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How paralegal experience can help you excel in law school


Becoming a paralegal is a great way to gain law experience and start your legal career. Many prospective law students take a gap of a year or two before beginning law school. During this downtime, working as a paralegal can give you a much needed break from the grind of legal coursework and also provide valuable work experience that can be used as a stepping stone to becoming a practicing lawyer.

Johann Lee, the assistant dean of admissions at the School of Law at Northwestern University, said that in some years, more than 90 percent of the entering J.D. class has some work experience. Clearly work experience, particularly in the legal field, is an important way to remain competitive with other applicants.

One option for prospective law students is to begin working as a paralegal. Paralegal certificate programs can be completed in as little as 3 and a half months and will further emphasize to employers you are qualified to work as a paralegal. The knowledge law students can gain by working as a paralegal alone makes the experience worth it, but there are less obvious benefits as well.

Law firm experience

Working as a paralegal at a law firm can give you an inside look at what it is like to work as a lawyer. Paralegals often do much of the same work as lawyers, without actually practicing law. This can be beneficial as learning the legal terminology and principles of law in your state are valuable hands on experiences that will make you more familiar with the subjects covered in law school. Some examples of work performed by paralegals includes:

  • Reviewing and organizing client files
  • Conducting both factual and legal research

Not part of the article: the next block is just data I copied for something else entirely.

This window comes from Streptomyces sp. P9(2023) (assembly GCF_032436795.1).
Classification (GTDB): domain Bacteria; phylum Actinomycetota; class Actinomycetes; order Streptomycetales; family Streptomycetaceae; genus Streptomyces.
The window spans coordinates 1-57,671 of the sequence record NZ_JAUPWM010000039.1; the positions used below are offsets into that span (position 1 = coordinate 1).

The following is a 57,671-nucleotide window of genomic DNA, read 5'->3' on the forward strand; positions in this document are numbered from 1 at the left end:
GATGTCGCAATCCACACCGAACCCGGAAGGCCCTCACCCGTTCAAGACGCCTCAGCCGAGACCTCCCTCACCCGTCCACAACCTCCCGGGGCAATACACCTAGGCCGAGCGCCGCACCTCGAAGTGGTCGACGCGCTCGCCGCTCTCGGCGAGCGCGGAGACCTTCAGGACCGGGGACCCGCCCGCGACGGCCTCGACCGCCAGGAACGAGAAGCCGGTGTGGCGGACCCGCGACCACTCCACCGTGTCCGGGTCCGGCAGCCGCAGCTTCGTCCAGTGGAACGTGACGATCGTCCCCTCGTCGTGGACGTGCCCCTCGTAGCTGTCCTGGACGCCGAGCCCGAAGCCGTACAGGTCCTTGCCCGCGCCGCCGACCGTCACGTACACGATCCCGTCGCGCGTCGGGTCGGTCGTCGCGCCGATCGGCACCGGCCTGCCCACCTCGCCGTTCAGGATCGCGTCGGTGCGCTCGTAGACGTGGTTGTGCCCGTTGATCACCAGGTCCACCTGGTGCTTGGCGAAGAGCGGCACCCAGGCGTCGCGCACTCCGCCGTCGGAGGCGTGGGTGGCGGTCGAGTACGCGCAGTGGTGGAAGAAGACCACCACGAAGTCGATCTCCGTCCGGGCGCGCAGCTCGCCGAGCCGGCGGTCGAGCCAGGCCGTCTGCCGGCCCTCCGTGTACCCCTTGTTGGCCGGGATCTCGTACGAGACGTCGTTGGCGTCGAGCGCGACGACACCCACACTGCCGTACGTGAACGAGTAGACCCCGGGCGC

• Interview clients and witnesses
  • Preparing legal transaction documents
  • Provide assistance at trials and closings

Tuition reimbursement

Working as a paralegal may also come with financial benefits. Some law firms have begun to cover the costs of Law School Admission Test (LSAT) preparation courses for their employees. LSAT prep courses are a great way to provide structure and accountability in order to study for the LSAT exam, but they can be expensive. Some LSAT prep courses can cost up to $5,000.

A reimbursement from your employer could save a large amount of money. Many law firms also offer law school tuition reimbursement programs for their staff. These programs can help to ease the large financial burden that comes with attending law school. Law school tuition can climb as high as $40,000 per year, but a reimbursement can make it less expensive.

Letter of recommendation

Letters of recommendation are an integral part of the law school application process. According to the Law School Admission Council, the most effective letters of recommendation come from work supervisors. As you work as a paralegal and develop a rapport with your colleagues and supervisors, they could potentially write a recommendation for your law school application.

A letter of recommendation from a practicing lawyer at a respected firm will carry a lot of weight. They will likely know you more personally than a professor, so will be able to add a more personal touch to the letter. They can also speak to your professional achievements in terms of your work and experiences at the law firm, which may distinguish you from peers without experience at a law firm.

Industry contacts and references

Furthermore, working as a paralegal at a law firm will introduce you to fellow professionals and allow you to work alongside experienced colleagues. Making relationships with coworkers early in your career, especially in a related field like paralegal, can be useful as you progress in law school. These are people you can rely on if you find yourself in a position where you need career advice, or are even looking for career opportunities. Your coworkers can also be used as a professional reference in job applications after you complete your law degree. Remember, at one time, the lawyers you work alongside started fresh just like you.

Paralegal work experience can have a tremendous impact on your path to law school and becoming a practicing lawyer. Coupled with financial benefits of tuition reimbursement, extremely personal and valuable letters of recommendation, and gaining helpful industry contacts and references, becoming a paralegal can be an instrumental first step in pursuing a career in law.

Tim Ufer Tim Ufer currently works as a community outreach manager for university Paralegal Studies graduate program departments. Tim has developed a passion for career advancement, professional development, and higher education in law and contributes regularly to multiple legal publications. His legal expertise includes legal career advice, law school preparation, and legal industry trends.